The big topic of the afternoon was controlling the burgeoning rat population. One gardener pointed out that two factors may have contributed to this increase: the past two winters have been mild and we no longer hire a haulage company to take away compostables. However, there are specific things gardeners can do to make the rats' lives less cozy. Harvest everything is #1 otherwise we're just providing a nice smorgasbord all winter long. Be mindful of what is put in compost heaps -- avoid bread and grains, greasy foods, or those containing animal products, such as meat, fish, or dairy products.

For more information on rodent control see this write-up on our website: RATS IN COMPOST.

Do not store attractants such as fertilizer and blood meal in tool chests. Growing mint (if contained because this plant is invasive) is one natural remedy that is effective as well. Agnes Street Gardens are part of Glanford Park. Saanich does not allow pesticides and herbicide use -- so DO NOT use rat poison or any other poison. It will kill rats, but it will kill any other animal (dogs, cats, birds) that ingest the dead rats. Our lease on the land can be revoked by Saanich if we do not follow the rules.

We had two special guests -- Bob and Tika, Judy's and Wendy's little dogs. They were so cute following each other around - doggy soul-mates. :-)

Chocolate Chip Cookies

Of course we had treats as we always do at these sessions. A big thank you to Carole who has volunteered to organize the refreshments at these events. She will be part of our Garden Education Team next year. Thanks also to Wendy and Judy who also brought treats to this session.

Stay tuned for our first 2017 session in late February or early March. In the meantime, there will be more gardening books posted on the Armchair Gardener Series over the winter.

Coordinators of Garden Education and Special Events

The Annual Community Garden Mid-Summer Social

Party Food

was held on Saturday afternoon, August 13th under warm, sunny skies -- just a perfect day. About 50 people attended, including some from the plot wait list. Lots of fun was had by all.

It was a wonderful opportunity for people to take a break from harvesting their bounty and socialize with fellow gardeners and, of course, partake in lots of delicious food including BBQ hot dogs with all the fixings, a wide array of snacks, watermelon, a beautiful cake from 6-Mile Bakery, muffins, cookies, and cool drinks. There was a draw for the "The New Western Garden Book: The Ultimate Gardening Guide", two passes to Butchart Gardens. Thanks to Judy Aldridge for arranging the passes plus a variety of seed packages.

Hot Dogs

A special thanks to our BBQ Queen, aka Cathy Wetton (our President), who slaved over a hot barbeque cooking up yummy hot dogs for everybody. :-) Also, thanks to Anita and Maureen who helped to select plots for inclusion in the "Explore Your Garden! A Summer Garden Treasure Map" produced by Jan Redekop (thanks Jan!). And, last, but not least, a BIG THANK YOU to all who contributed to the feast, the set-up, and the clean-up. Without your contributions the event would not have been such a success.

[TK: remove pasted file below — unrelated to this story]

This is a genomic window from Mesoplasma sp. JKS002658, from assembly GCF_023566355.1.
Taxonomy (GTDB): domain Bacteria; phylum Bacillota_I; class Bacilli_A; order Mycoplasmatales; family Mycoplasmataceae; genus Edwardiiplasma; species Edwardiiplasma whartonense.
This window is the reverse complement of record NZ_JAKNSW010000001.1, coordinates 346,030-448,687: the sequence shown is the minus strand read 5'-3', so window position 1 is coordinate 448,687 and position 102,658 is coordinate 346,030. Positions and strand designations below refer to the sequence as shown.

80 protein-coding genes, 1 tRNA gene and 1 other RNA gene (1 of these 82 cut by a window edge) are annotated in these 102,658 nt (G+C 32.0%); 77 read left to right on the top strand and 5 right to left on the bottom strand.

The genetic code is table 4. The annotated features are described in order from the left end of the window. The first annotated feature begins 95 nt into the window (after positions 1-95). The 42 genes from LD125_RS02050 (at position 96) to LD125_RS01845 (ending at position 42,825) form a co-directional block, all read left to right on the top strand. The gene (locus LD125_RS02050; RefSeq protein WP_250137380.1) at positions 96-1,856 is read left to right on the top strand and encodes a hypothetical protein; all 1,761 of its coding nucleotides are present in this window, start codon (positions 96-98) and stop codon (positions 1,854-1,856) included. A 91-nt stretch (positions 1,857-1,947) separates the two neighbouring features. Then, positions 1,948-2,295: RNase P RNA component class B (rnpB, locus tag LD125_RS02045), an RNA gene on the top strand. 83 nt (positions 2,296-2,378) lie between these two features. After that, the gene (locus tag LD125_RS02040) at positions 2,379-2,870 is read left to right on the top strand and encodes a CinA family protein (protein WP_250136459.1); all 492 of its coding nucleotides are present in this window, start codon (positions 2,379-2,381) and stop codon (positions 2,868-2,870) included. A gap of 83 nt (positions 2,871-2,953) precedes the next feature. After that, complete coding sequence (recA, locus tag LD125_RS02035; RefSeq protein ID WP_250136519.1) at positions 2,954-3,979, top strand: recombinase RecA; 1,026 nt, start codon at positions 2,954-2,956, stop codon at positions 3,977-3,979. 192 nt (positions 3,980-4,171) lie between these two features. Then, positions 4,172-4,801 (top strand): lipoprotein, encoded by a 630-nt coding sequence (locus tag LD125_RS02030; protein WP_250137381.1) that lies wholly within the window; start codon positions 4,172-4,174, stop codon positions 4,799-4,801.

Coordinators of Garden Education and Special Events

Barbara Irwin (beirwin@shaw.ca)

Judy Aldridge (chittin_art@yahoo.ca)

Nancy Wood (n55wood@gmail.com)

Our Third 2016 Gardener Info Exchange

Third Get-Together

was held under sunny skies on Saturday afternoon on July 16th. We had a laid-back afternoon, enjoying the treats and discussing a variety of gardening topics. We talked about gardening methods - some gardeners like to mulch their plots so they do not have to be cultivating and pulling weeds on a weekly basis. Others like to get down and dirty and cultivate the soil on a regular basis. Whatever works for you is the key. Gardening, while hard work, should be fun.

We also talked about composting. There are a variety of methods that work -- the chop & drop method (chop down your veggies at the end of the season and cover with mulch); use a compost bin; or dig trenches. 18" deep should keep the critters from digging and feasting on your plot. The other alternative is to take your plant material off-site.

Most of the discussion centred around plant diseases and pests (besides the usual rodent ones) common in our Gardens. Garlic rust was a biggie. The important thing here is to rotate where garlic is planted; use sanitary practices -- clean tools used in the infected area, cut off the foliage and do not compost; and clean garden gloves and clothes after working in the area with the rust. Generally the bulbs are not affected by the rust, but it's unclear whether one should use the cloves for planting. Some websites say it's OK and others do not recommend this practice.

Squash in July

Another big problem is clubroot. Fellow gardener Diane Whitehead has written up helpful and detailed information on this disease that affects members of the cabbage family. Click on ADVICE AND TIPS above, and then on the Clubroot link. Thank you Diane for sharing this with us.

An insect that is a problem for many gardeners is the whitefly. Non-chemical means is the best way to control this insect, which feeds on the underside of leaves. In great numbers it can completely overwhelm plants, so it's important to catch it early. They are attracted to the colour yellow, so use yellow traps with sticky tape or yellow buckets filled with water. These are effective measures gardeners can take. Wikipedia has an article on whiteflies here: Wikipedia on Whitefly Companion Plants.

Happy Gardener